One of the key routes of Egypt’s lucrative tourism industry, Sharm El-Sheikh’s airport suffered a major blow with last week’s bombing of a Russian airliner, and with suggestions that an airport employee actually smuggled the bomb on board for ISIS. The one-off incident may not have been the first sign the airport was unsafe, however.
British officials are now confirming an incident in August in which a British airliner with another 189 people on board narrowly managed to dodge a missile fired at it after taking off from the same airport, and that intelligence suggested there was a likely ISIS presence at the airport itself.
A swift turn of the plane by an alert first officer managed to dodge the missile, and the passengers of the flight were never told how close they came to being shot out of the sky. Only five members of the crew were told of the incident, and US and British officials kept it under wraps until this weekend.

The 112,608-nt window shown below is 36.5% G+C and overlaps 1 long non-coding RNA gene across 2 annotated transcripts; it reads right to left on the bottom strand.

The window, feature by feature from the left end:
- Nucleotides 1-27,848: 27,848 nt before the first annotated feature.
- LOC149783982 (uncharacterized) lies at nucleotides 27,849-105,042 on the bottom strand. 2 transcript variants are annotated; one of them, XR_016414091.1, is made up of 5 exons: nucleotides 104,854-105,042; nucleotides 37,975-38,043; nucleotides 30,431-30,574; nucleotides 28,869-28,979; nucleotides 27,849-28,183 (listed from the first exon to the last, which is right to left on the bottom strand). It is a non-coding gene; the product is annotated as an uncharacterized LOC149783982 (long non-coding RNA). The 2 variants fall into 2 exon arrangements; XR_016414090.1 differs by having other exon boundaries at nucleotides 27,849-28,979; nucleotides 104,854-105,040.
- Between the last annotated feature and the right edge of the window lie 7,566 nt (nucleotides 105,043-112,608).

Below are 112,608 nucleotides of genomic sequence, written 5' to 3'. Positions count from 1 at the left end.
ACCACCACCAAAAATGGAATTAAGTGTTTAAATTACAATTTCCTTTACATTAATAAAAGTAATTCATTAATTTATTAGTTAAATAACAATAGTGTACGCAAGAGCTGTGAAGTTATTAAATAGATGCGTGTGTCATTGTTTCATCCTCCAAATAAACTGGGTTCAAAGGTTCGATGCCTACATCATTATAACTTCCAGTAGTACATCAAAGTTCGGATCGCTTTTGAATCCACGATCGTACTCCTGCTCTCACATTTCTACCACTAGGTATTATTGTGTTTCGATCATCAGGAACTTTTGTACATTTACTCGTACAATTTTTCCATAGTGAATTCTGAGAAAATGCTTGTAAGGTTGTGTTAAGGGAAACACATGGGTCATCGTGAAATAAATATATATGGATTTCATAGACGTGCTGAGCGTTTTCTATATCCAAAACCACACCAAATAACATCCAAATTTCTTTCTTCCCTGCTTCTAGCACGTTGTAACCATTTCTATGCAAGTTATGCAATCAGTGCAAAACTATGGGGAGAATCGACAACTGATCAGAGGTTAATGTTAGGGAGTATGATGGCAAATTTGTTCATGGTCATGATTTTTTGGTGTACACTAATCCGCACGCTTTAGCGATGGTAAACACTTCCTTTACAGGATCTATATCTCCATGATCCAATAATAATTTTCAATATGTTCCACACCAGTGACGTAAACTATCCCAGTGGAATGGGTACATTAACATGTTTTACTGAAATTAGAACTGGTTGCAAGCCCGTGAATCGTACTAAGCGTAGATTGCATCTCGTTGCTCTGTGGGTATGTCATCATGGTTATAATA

Egypt’s junta is heavily dependent on tourism, and that industry was only just starting to recover after the 2013 military coup and the brutal crackdown that followed. It seems, then, that Western officials were eager to bury the missile report for the junta’s sake, and are only now grudgingly admitting to it, as the questions about safely in Sinai become increasingly dire.
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